This book is great for a YA audience because while they may not be able to relate to her stories they can use her advise for later. It's perfect for maybe high school or college grads. ...more
This book chronicles is the life of Louis Zamperini, a celebrated Olympic athlete, who was drafted into the US Air Force as a bomber during World WarThis book chronicles is the life of Louis Zamperini, a celebrated Olympic athlete, who was drafted into the US Air Force as a bomber during World War II. During a routine flight to Australia, he plane crashes and he and two of his crewmates are stranded in the middle of the Pacific Ocean on a 7 foot raft for 47 days, only to become POWs in a camp with some of Japan's most notorious war criminals.
No event in the 20th century has inspired American culture and media more than World War II. It’s a constant source for stories of survival, brotherhood and victory. It’s remembered as time when America threw its weight into a war and won. WWII narratives have spawned novels, memoirs plays, movies, video games and not one but two HBO miniseries. None have ever peaked my interest as much as the story behind Unbroken.
Zamperini ran for USC in the 1930's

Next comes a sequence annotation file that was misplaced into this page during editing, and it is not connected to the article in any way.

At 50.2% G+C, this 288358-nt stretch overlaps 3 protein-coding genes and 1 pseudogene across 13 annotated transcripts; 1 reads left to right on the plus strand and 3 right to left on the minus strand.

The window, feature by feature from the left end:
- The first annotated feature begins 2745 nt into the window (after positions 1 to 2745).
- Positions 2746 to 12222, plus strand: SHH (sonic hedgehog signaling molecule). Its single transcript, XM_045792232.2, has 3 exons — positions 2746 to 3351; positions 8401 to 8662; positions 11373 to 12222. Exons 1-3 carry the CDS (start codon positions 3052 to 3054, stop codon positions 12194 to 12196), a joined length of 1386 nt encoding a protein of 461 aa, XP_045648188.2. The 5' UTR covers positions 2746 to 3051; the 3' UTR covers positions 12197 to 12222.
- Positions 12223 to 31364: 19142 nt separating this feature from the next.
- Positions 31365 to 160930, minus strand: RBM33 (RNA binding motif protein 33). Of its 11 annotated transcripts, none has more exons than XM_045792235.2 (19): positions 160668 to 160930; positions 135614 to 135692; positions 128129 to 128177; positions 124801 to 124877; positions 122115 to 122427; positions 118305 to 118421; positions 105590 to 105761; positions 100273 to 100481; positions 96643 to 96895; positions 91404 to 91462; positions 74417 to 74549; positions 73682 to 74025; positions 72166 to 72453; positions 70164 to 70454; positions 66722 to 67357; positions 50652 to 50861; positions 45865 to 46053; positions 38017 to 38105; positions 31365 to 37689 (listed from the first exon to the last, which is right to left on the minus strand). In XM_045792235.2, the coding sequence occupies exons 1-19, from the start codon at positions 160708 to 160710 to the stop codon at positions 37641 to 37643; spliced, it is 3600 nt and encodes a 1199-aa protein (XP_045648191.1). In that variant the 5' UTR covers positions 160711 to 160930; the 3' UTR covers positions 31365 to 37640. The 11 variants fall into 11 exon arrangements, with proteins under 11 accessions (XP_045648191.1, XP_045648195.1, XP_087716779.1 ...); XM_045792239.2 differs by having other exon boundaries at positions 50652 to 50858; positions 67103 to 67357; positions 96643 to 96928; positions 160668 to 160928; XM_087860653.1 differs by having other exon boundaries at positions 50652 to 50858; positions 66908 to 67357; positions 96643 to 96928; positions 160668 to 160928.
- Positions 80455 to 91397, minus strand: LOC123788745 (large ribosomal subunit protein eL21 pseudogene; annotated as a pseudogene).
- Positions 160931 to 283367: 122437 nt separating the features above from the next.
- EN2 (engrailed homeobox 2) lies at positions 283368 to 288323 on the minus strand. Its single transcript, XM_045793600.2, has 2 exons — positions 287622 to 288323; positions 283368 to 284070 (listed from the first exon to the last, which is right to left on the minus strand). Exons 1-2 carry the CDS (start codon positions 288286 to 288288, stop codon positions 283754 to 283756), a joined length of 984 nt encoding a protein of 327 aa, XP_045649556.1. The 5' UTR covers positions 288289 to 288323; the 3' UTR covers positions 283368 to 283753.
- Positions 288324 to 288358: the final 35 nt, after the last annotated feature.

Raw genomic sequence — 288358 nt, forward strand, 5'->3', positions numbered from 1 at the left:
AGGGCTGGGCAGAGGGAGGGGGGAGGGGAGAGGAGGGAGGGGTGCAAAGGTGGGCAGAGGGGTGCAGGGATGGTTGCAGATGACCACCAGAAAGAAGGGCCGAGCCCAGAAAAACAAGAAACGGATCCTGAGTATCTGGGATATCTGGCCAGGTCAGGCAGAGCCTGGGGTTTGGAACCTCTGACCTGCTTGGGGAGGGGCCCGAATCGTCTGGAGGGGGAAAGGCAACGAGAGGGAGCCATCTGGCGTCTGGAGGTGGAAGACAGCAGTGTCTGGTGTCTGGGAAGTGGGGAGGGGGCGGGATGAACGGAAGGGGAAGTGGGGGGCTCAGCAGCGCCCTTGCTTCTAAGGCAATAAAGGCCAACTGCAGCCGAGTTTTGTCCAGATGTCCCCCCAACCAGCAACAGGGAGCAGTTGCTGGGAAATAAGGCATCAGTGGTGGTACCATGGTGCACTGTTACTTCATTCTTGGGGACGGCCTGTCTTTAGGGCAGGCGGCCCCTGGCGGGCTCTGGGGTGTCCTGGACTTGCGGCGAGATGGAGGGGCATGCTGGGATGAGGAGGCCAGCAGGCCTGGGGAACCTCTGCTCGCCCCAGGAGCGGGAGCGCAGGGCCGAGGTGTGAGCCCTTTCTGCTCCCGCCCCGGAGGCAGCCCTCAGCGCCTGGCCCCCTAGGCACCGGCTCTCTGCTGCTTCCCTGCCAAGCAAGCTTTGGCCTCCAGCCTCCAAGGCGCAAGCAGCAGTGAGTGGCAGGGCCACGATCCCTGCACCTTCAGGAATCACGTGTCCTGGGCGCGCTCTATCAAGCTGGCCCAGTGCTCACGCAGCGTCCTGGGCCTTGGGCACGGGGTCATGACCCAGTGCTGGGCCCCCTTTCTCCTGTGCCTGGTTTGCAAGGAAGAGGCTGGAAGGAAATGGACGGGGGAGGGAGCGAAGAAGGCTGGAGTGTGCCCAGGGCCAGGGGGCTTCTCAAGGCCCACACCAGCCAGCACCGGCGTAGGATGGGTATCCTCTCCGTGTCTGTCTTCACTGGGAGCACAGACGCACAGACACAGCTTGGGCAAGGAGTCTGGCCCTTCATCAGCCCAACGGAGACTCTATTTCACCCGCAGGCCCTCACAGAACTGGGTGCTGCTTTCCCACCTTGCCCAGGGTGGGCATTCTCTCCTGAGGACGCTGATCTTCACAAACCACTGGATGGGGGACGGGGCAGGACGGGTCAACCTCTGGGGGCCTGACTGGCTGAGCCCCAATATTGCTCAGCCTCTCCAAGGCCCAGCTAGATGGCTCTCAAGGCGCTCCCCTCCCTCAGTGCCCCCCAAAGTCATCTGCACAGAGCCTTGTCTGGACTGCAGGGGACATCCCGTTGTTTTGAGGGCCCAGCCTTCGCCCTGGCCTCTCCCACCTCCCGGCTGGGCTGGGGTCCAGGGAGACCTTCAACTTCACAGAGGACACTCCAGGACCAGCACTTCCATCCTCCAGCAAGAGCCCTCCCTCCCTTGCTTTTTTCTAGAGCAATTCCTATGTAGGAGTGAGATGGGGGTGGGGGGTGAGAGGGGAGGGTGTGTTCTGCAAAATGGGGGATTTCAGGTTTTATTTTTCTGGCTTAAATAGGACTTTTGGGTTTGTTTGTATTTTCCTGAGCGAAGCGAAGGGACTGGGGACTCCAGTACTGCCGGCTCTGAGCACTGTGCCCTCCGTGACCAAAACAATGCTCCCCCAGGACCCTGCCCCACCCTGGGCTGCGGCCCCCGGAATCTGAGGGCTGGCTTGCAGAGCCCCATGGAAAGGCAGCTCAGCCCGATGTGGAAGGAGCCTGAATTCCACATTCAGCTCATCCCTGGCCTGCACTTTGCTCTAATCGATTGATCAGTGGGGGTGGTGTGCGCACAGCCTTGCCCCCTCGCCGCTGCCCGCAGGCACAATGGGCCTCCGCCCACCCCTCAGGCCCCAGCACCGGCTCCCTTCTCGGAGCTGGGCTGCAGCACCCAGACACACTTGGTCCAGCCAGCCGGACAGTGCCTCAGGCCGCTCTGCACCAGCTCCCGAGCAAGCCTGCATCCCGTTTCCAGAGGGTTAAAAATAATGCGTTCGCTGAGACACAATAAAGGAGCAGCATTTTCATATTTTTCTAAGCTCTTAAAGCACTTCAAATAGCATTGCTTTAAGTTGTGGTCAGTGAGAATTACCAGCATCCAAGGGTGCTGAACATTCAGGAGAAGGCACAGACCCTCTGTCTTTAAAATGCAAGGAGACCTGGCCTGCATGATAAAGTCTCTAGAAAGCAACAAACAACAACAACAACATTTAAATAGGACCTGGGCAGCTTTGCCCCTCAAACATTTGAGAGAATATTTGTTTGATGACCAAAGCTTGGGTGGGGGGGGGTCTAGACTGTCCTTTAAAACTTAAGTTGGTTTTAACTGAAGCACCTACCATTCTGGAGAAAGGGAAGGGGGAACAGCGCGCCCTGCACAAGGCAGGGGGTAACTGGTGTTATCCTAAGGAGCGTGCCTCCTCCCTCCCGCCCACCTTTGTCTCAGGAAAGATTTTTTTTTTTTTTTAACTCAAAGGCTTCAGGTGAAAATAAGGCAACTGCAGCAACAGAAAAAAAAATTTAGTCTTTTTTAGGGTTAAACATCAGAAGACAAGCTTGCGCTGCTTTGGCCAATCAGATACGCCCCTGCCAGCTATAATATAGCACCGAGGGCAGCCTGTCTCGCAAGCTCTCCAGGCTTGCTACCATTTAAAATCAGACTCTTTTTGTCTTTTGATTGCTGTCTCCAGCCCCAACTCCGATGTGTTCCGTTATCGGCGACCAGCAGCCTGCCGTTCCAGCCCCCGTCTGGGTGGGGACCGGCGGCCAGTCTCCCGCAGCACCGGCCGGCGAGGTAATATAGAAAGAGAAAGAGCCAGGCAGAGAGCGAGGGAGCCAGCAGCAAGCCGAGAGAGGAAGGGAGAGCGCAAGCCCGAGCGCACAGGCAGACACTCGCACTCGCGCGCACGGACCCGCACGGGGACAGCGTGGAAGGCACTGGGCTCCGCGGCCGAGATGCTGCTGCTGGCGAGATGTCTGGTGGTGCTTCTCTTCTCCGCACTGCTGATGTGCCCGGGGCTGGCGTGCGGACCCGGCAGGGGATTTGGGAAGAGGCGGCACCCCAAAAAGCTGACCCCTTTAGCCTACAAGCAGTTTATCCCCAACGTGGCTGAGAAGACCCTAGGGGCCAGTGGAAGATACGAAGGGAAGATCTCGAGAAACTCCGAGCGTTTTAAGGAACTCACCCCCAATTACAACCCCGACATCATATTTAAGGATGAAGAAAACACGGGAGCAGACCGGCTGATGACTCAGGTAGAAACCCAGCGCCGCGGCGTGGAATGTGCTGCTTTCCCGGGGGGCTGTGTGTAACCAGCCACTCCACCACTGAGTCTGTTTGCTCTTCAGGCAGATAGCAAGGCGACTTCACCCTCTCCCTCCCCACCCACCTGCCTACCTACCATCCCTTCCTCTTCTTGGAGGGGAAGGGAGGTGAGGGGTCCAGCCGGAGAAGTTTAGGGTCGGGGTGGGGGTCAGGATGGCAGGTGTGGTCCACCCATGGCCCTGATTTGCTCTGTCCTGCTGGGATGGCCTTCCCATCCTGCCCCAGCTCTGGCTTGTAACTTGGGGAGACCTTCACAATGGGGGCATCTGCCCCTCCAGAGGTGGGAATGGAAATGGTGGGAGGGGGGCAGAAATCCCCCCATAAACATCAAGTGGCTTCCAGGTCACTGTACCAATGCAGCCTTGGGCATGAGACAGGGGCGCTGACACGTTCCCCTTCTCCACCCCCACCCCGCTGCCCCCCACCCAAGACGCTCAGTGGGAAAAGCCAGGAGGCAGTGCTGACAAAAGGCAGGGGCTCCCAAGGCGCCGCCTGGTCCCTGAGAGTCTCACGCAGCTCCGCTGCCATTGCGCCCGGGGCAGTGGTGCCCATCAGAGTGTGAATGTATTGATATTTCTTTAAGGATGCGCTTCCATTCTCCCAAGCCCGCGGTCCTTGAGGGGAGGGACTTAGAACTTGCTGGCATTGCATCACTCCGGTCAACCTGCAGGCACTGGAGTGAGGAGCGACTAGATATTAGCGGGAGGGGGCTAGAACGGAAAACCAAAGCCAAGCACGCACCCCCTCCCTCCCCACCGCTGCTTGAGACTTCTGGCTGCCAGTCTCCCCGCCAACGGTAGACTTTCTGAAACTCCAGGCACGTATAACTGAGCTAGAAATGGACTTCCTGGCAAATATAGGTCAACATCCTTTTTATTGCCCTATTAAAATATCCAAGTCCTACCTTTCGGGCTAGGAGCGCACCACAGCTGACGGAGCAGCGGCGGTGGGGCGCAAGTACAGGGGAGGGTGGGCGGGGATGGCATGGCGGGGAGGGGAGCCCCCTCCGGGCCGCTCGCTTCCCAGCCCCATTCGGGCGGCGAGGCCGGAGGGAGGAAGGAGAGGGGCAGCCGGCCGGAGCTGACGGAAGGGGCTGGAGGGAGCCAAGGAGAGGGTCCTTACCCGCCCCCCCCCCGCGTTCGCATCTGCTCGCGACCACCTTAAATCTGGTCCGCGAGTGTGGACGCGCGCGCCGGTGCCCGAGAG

One of the interesting experiences I had with this book is that even though I knew Zamperini was still alive when this book came out, I was so nervous he wasn't going to make it through all of the trials. I found myself looking up dates so I would know when he would get out of certain situations. It also doesn't help that there isn't a lot about his crewmates, so I had to go Googling for their fates before I could finish reading.
Needless to say this has to be one of the most brutal reads I've ever read. And it's not all from horrible treatment of the Americans at the POW camps and descriptions of their days lost at sea. When Louis is stationed in Hawaii he witnesses a lot of his fellow Airmen go out on missions and just never come back. The Air Force was making these planes so fast and really had no idea what they were doing and they would crash all the time. And this is the Pacific Ocean, so there are a lot of sharks.
I learned a lot about World War II from Unbroken. I feel like in school we learn a lot about the European side of the war and less about what was going on in the Pacific. I would be interested in reading more. (I started Hiroshima by John Hersey) This is an American book so it may have its own biases. Hillenbrand not only tells Zamperini's story, but gives the entire context of the war so you begin to understand things like why exactly they dropped the atomic bomb....more